The Appalachians are also home to two species of fir, the boreal balsam fir (Abies balsamea), and the southern high elevation endemic, Fraser fir (Abies fraseri). Fraser fir is confined to the highest parts of the southern Appalachian Mountains, where along with red spruce it forms a fragile ecosystem known as the Southern Appalachian spruce-fir forest. Fraser fir rarely occurs below 5,500 ft (1,700 m), and becomes the dominant tree type at 6,200 ft (1,900 m). By contrast, balsam fir is found from near sea level to the tree line in the northern Appalachians, but ranges only as far south as Virginia and West Virginia in the central Appalachians, where it is usually confined above 3,900 ft (1,200 m) asl, except in cold valleys. Curiously, it is associated with oaks in Virginia. The balsam fir of Virginia and West Virginia is thought by some to be a natural hybrid between the more northern variety and Fraser fir. While red spruce is common in both upland and bog habitats, balsam fir, as well as black spruce and tamarack, are more characteristic of the latter. However balsam fir also does well in soils with a pH as high as 6.
Eastern or Canada hemlock (Tsuga canadensis) is another important evergreen needle-leaf conifer that grows along the Appalachian chain from north to south but is confined to lower elevations than red spruce and the firs. It generally occupies richer and less acidic soils than the spruce and firs and is characteristic of deep, shaded and moist mountain valleys and coves. It is, unfortunately, subject to the hemlock woolly adelgid (Adelges tsugae), an introduced insect, that is rapidly extirpating it as a forest tree. Less abundant, and restricted to the southern Appalachians, is Carolina hemlock (Tsuga caroliniana). Like Canada hemlock, this tree suffers severely from the hemlock woolly adelgid.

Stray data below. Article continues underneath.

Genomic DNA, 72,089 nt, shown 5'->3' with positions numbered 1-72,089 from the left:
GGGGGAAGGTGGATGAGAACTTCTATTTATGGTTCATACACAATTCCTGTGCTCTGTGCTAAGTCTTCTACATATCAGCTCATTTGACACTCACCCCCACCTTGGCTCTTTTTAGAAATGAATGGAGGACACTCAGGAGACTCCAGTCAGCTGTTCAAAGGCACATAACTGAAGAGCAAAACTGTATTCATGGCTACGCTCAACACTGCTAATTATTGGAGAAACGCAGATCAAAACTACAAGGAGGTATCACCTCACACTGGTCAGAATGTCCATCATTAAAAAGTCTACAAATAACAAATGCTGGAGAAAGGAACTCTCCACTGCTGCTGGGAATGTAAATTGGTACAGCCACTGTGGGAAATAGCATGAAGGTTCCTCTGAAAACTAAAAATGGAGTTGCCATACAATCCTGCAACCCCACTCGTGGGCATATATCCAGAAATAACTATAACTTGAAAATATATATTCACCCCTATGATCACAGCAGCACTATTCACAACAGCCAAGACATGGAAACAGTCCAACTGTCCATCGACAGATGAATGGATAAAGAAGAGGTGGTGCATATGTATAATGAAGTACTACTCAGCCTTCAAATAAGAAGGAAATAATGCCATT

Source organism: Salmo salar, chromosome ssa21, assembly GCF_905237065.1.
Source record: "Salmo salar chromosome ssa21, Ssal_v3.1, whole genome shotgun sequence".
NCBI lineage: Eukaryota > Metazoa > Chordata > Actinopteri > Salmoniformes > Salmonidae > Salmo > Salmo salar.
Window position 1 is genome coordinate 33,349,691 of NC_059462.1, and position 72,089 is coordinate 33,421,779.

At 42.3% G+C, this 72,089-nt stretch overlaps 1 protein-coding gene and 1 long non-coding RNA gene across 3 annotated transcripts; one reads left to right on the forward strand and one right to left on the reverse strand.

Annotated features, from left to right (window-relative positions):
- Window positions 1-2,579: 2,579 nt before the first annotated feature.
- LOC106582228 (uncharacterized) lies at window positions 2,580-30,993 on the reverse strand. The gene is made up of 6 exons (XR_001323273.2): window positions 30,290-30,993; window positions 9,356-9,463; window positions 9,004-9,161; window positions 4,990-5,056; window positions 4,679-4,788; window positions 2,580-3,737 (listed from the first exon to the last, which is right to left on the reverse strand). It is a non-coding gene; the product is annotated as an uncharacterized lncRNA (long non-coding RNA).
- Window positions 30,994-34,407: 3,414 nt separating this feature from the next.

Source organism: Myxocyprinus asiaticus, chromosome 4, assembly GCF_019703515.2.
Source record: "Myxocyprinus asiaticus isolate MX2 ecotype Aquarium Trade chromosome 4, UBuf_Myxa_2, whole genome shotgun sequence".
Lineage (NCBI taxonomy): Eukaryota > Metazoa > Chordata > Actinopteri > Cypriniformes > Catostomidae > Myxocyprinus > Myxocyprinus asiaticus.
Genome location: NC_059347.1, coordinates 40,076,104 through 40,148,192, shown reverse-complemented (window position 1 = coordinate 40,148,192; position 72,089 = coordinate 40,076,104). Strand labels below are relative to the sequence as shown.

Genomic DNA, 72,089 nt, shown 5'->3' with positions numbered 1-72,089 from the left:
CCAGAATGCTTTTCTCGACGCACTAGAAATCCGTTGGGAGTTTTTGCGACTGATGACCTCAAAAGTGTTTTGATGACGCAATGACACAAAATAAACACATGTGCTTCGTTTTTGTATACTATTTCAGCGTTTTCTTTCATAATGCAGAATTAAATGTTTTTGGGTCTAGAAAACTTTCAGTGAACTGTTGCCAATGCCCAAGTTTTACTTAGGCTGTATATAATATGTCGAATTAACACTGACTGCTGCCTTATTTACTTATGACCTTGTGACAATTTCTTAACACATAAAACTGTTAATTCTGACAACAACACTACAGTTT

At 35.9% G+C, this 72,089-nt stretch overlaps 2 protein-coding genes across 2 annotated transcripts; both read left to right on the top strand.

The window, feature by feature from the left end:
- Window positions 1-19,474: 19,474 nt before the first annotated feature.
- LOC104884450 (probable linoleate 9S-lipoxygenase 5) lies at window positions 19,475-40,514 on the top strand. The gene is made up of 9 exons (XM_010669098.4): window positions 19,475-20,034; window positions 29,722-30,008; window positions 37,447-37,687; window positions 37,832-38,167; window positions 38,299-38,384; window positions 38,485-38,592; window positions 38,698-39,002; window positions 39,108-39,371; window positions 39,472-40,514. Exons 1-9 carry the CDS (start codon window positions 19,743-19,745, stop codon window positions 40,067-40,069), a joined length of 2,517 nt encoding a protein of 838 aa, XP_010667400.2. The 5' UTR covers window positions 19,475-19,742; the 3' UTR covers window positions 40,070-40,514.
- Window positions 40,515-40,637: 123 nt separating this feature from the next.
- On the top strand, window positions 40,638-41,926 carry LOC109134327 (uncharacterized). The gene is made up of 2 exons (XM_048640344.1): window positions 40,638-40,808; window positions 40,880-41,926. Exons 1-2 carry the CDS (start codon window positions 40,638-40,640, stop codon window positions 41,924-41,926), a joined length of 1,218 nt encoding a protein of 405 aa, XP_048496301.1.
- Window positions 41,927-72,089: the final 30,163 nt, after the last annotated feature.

Several species of pines characteristic of the Appalachians are eastern white pine (Pinus strobus), Virginia pine (Pinus virginiana), pitch pine (Pinus rigida), Table Mountain pine (Pinus pungens) and shortleaf pine (Pinus echinata). Red pine (Pinus resinosa) is a boreal species that forms a few high elevation outliers as far south as West Virginia. All of these species except white pine tend to occupy sandy, rocky, poor soil sites, which are mostly acidic in character. White pine, a large species valued for its timber, tends to do best in rich, moist soil, either acidic or alkaline in character. Pitch pine is also at home in acidic, boggy soil, and Table Mountain pine may occasionally be found in this habitat as well. Shortleaf pine is generally found in warmer habitats and at lower elevations than the other species. All the species listed do best in open or lightly shaded habitats, although white pine also thrives in shady coves, valleys, and on floodplains.